This was the nuts, and bolts reason they found themselves where they were now, with damaged vertebrae, bones, ligaments, cartilage, and nervous system, dishwashing for a living, because all lucrative work bridges had long since been burned, and though they knew their fate had been set in stone from birth, the true feelings underneath it all continued their mostly unconscious interchange between terror, anger, and sadness, with unresolved shame shedding its skin at times. They kept coming back to the same conclusions, ‘this is some real shit,’ and ‘life is so fucked up,’ and to those who look on, ‘Why is it so hard? Seriously, why?’

The psychologist knew some of their brushes with death, the heart stopping with a needle in the arm, the machete to the throat, he had an idea, but not an understanding of the incessant recklessness that spanned decades of his patient’s day in, and day out. “Let’s talk about recovery, then, what’s going on with that?”

“Ummmmm,” they took a long pause, wanting to get it right, “Recovery is… a trip, it’s… there are people there, who come in, you know I’ve been going a long time now, and so I’ve seen a lot of people come in, and stick around (or not), and everyone, or almost everyone, who sticks around gets some kind of help, you know, recovers the child within, learns boundaries, you know the program, right?”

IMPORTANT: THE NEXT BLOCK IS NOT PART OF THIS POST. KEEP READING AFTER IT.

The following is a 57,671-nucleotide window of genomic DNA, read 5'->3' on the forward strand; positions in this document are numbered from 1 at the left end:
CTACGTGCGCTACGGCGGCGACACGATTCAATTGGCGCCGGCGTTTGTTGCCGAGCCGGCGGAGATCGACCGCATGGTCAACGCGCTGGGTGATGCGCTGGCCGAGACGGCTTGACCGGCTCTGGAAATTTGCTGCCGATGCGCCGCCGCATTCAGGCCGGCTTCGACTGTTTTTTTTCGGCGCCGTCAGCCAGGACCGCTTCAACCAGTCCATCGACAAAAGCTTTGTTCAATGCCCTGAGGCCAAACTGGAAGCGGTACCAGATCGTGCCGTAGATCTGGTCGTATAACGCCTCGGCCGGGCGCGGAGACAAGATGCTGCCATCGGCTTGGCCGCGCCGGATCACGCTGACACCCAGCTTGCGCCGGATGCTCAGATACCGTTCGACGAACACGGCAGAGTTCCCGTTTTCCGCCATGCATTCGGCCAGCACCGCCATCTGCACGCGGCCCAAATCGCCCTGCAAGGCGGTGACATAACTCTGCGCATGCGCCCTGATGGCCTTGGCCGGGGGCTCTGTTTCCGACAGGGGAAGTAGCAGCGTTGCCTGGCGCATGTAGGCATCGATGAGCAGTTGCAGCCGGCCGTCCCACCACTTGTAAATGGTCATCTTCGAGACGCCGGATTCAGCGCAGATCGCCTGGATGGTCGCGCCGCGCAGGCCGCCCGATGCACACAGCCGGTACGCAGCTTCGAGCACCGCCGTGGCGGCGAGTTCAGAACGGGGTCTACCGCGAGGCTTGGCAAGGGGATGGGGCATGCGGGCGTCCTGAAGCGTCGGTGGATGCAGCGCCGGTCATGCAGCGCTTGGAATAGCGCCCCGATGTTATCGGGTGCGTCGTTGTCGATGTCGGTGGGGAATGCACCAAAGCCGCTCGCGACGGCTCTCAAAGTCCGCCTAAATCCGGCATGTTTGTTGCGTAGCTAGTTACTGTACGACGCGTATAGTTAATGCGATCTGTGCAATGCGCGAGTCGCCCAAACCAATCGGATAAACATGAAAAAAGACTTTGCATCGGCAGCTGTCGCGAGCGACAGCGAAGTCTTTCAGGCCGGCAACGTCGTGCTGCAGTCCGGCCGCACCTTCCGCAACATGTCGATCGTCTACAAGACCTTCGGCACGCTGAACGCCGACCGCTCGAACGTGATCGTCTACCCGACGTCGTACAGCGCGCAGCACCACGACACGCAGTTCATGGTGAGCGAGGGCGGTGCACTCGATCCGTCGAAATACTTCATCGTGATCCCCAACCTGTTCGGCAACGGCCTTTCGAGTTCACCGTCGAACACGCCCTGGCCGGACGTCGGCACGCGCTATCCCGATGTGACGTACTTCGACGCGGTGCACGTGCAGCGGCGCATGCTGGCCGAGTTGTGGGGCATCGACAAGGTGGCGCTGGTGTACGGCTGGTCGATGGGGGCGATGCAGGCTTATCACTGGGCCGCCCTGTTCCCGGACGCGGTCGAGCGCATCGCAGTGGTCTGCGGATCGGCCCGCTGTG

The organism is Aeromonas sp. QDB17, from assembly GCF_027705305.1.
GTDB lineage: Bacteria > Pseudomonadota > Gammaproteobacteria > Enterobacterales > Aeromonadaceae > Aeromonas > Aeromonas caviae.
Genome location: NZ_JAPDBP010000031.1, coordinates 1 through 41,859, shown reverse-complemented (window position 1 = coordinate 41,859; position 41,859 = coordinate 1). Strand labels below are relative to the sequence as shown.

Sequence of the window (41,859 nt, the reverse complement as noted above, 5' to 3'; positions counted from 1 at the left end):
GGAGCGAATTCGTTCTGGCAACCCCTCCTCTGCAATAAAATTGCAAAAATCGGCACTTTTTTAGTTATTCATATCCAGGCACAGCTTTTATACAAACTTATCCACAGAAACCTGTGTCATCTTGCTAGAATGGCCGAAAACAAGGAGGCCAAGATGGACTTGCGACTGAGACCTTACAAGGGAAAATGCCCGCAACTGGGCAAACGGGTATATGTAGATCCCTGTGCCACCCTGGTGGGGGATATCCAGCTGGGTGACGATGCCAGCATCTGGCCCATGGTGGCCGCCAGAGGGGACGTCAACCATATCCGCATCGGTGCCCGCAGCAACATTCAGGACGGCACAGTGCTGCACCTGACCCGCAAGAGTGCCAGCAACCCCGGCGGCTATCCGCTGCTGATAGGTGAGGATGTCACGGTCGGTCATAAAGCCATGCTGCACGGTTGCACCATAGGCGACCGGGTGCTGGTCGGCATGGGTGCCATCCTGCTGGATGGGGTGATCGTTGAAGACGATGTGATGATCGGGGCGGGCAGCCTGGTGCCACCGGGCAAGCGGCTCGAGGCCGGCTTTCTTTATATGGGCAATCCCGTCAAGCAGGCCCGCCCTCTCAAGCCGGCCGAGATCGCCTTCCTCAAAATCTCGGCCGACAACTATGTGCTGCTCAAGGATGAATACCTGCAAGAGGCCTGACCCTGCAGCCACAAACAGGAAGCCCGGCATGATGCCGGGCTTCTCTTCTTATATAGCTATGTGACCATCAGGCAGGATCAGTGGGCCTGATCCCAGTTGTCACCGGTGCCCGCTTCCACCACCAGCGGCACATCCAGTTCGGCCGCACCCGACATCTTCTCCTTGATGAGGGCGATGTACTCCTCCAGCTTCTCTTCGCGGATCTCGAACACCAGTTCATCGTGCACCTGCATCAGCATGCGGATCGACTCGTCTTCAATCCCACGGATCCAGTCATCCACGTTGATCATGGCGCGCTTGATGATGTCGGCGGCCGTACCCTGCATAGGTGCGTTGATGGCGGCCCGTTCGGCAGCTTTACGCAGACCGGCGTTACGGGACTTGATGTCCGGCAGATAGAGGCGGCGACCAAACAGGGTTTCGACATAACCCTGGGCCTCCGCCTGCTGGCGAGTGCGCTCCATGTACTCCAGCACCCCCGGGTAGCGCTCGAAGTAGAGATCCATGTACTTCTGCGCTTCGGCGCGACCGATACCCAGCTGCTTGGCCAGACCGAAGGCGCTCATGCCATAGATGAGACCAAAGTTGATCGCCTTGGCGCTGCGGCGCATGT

“I’m not sure I do, you go to NA?”

“No, I go to ACA, Adult Children of Alchoholics, and Otherwise Dysfunctional Families.”

“That’s the name?”

“Yeah.”

“Okay,” he wrote it down, and waited for them to go on.

“So, I can’t share the things I’ve heard, because that’s-, it’s anonymous, but I can say I’ve seen people come in, and do things right, and then, due to no fault of their own, experience tragedy, I mean real tragedy, and it shouldn’t matter, but these are good looking, smart people, like, it’s really, really sad.” Another pause, as feelings had come up, and they wanted to try, and feel them, “And, you know it’s so sad that I cannot help but feel something, you know me, you know I don’t, or didn’t have the ability to connect. To feel anything for others.”

“I know, that’s-,”

“Yeah, so fuck, I don’t know it’s just so fucked up, they’re in there, out there in the world, they’re trying, they had such a hard time as kids, and it really fucked them up, but they’re trying, being honest, feeling the pain, and then they get- well, fucked up, they get even more fucked up, by no fault of their own, and I’m telling you this world if fucked up, man, this life is hard, and it’s just not fair.”

“Do-,”

“And this is America, for Christ’ sake, we got plenty of food, there used to be, at least, plenty of opportunity, half the world is Super Fucked Up, I mean they don’t even have shit like ACA, or AA, or therapists, you know what I mean, I mean, aargh!” They finished not loudly, but with emphasis.

“But you’re not giving up.” And after this half query by the councilor, a long pause ensued.

“No, no I’m not giving up, I told you I want to see the Apocolypse.”

1 - Desiderata (Max Ehrmann)


Submitted: November 26, 2022